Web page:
they happened to be in town, that musicians were able to earn a new

do we start? With the players or the guitars? The songs or the

level of popularity. In terms of Martin players, one of the first to achieve

instruments that inspired them?

true stardom was Jimmie Rodgers —“The Singing Brakeman” due to his

“Back in the 1800s, famous guitarists played Martins, but the

time on the railroad, as well as “The Father of Country Music” for more

problem is that nobody remembers them,” says Martin’s Chairman

obvious reasons—who rose to fame in the late 1920s and early ’30s.

and CEO, Chris Martin IV. “In my mind where it really starts to

“When you get somebody like Rodgers, who becomes much more

gel is in the 20th century, particularly with the advent of recorded

famous and well-known, then he’s not just playing live,” says Martin.

music.” Before the invention of the phonograph in 1877 (or the

“He’s selling records; now you can hear him on the radio. I think

phonautograph 20 years prior, if you want to get technical), the

that’s when we really begin to experience this symbiotic relationship

only way to hear new music was if someone performed it live for

between a musician’s love of their Martins and our love of them.”

20 | THE AMBASSADORS


ERIC CLAPTON

Rodgers custom-ordered his Martin 000-45 in 1927, and from there it’s a short jump to Gene Autry and his 1933 custom D-45; Hank Williams’s 1947 D-18; Elvis, Johnny Cash, Paul McCartney and their D-28s; Willie, Dylan, Clapton; and on and on the golden thread goes.“It seems as far as you can imagine, a Martin guitar has been a part of the fabric of American music,” says Amani Duncan, Martin’s Vice President of Brand Marketing. “When I started working at Martin now five years ago, knowing this rich, amazing history that the company already had, we wanted to broaden the brand’s exposure to an even larger consumer audience.” And with that thought, Duncan, a music industry veteran of labels like Virgin Records, Capitol Music Group, Universal Music Group and more, had planted the seeds of what would soon become the official Martin Ambassador Program. “Working in the recorded music industry for 17 years, I was very familiar with Martin Guitar before starting at the company in 2011. I knew many singer-songwriters who loved Martin guitars who could help us introduce the brand to a new audience of guitar enthusiasts.”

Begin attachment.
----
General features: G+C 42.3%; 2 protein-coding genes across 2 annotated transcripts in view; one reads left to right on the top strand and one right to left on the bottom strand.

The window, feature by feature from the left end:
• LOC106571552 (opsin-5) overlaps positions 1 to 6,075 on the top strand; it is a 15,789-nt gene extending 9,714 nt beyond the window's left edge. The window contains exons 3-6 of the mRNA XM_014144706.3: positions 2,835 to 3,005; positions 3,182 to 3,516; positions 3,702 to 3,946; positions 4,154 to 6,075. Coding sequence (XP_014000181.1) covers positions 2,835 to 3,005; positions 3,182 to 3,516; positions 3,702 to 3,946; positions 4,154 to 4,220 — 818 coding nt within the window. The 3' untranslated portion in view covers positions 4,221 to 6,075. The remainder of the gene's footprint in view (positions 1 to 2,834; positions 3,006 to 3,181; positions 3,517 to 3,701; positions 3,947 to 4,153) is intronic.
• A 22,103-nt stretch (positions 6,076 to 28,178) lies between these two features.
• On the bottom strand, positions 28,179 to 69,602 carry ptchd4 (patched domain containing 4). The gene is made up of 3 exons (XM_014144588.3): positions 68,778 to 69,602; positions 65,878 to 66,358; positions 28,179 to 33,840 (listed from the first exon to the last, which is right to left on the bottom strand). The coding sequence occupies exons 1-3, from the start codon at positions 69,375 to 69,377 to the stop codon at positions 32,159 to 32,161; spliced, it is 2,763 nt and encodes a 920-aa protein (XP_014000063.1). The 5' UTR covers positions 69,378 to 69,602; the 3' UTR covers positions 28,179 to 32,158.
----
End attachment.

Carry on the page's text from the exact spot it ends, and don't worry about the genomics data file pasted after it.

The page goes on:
2

Photo: Courtesy of Guitar Center

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THE BEGINNING

FLO MORRISSEY

3

4

ANDERSON EAST Photo: Jane G.

5

EMILY BLUNT | CHRIS MARTIN IV | ED SHEERAN

While the Martin Am bassador Program d i d n’ t sta rt officially until 201 1 , i n str u m e nt m ake rs and the musicians who use them have worked together for decades, and Martin is no different. Chris Thomas, Martin’s Director of Artist Relations, describes these players as “an unofficial roster of ‘legacy’ artists—both the folks we’ve recognized before through signature models and the musicians who’ve embraced Martin guitars throughout their careers,” artists who are rarely seen without their Martins, even if they have no official relationship with the company. “Basically, the Martin Ambassador Program is an ex te n s i o n of the Martin Guitar family, the 183 years’ wo r t h of amazing singers, son gw ri te rs, and players who’ve used Martin guitars, loved Martin guitars, and considered their guitars as members of their own families,” says Duncan. “That word—family—describes the key difference between the Martin Ambassador Program and others of its kind. It’s not uncommon for us to get emails of baby photos from our Ambassadors or invited to their homes to hang out. We have built authentic, honest relationships that supersede the business of the music business.” A key facet of the program is nicely summed up in a lyric from one of Martin’s Ambassa d o rs , the Avett Brothers: “Nothing is owed or deserved or expected.” To Duncan, this means that “you pay your debts, and at the end of the day, yo u do n’ t owe a ny b o d y a ny t h i n g—it’s fa n ta st i c, and it’s what we want fo r this program. So when we started, we insisted that we do not pay our Ambassadors. We wanted to b ring on board artists who were motivated by none other than their love for the brand.”